I know that some worry that there are just too many people out there, loving nature to death. But there is a big difference between those who appreciate something they know, and those who will not miss the passing of something they never knew was there.

To those who enjoy the gear, go for it; you and I will benefit from each others’ business. To those who can do without, you have gained more opportunities to exercise restraint.


Food Fiascoes

Posted in Climate Change, Conservation, Economic Development at 11:09 am by justakim

This little blurb from the Economist suggests that increasing organic farming will be detrimental to the poor because organic farming is more expensive, less productive, and uses more land. Combine that with sensationalist titles such as “Some 1.5 bln people may starve due to land erosion” and you have a disaster in the making, right?

That’s a very simplistic view of the situation.

One would think that by definition, intensive agricultural production would be more detrimental to the land than less-intensive practices. Perhaps you may have lower yield, or require more work to harvest, but in the long run it is better to preserve the land being used. Add to this the costs of seeds and rising cost of fertilizer (which is tied to the energy market, and monocultural practices that necessitate shipping food around while strangling local farmers, and one must wonder how the poor can afford to live with conventional industrial agriculture.

Distribution prices are going up. And who knows about distribution better than Wal-Mart? Over the last two years, Wal-Mart has been sourcing more produce locally. Not only are they in on the game, they’ve been anticipating it. The forward-thinking is brilliant and profitable.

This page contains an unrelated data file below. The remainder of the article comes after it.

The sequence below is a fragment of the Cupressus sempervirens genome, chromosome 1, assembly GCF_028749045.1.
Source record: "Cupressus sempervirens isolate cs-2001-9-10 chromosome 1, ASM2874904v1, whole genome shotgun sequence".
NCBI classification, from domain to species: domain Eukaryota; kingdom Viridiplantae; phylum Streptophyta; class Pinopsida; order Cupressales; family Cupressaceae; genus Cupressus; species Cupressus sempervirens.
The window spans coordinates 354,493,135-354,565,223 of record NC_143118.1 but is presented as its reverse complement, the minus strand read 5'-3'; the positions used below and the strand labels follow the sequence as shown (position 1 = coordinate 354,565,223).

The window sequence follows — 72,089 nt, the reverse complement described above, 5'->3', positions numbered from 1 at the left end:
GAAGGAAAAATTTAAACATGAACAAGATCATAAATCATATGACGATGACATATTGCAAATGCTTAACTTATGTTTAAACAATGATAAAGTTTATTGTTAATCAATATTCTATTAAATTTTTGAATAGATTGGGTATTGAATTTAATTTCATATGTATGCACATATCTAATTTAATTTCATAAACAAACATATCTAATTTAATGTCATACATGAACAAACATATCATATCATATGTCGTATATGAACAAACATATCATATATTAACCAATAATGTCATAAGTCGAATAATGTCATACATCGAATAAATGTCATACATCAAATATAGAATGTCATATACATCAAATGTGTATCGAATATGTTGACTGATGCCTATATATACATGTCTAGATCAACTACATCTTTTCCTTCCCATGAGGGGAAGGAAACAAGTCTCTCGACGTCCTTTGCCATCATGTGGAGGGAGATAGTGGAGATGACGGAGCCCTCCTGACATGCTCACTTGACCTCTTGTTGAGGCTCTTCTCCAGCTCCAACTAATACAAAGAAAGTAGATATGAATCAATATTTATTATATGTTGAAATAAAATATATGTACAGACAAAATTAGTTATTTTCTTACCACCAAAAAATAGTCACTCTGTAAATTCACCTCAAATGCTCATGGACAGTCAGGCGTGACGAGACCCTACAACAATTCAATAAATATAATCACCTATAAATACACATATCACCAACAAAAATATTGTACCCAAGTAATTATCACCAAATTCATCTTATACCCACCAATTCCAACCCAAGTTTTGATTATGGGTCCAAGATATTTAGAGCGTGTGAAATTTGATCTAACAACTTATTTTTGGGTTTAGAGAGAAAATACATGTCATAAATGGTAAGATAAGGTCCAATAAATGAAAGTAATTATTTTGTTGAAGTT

Wal-Mart said that in the United States, produce travels an average 1,500 miles from farms to consumers’ homes, and it should be able to save millions of “food miles” — the distance food travels from farm to plate — through local sourcing, better packing of its trucks and improved logistics.

In an example, Wal-Mart said that by sourcing peaches in 18 states instead of just two, as it did before, it saves 672,000 food miles and 112,000 gallons of diesel fuel — or more than $1.4 million dollars in transportation costs per season.

Meanwhile, our available fish stocks are changing due to climate change and overfishing. Lobster, crab, and squid are increasing while bottom fish are decreasing. Bad news for some perhaps, but that just means more squid for me!

But Nils Stolpe, communications manager for the Garden State Seafood Association in New Jersey, argues that people’s seafood diets change for reasons apart from availability.

“The reason we’re getting more calamari is because we’re getting more sophisticated as seafood eaters,” he said.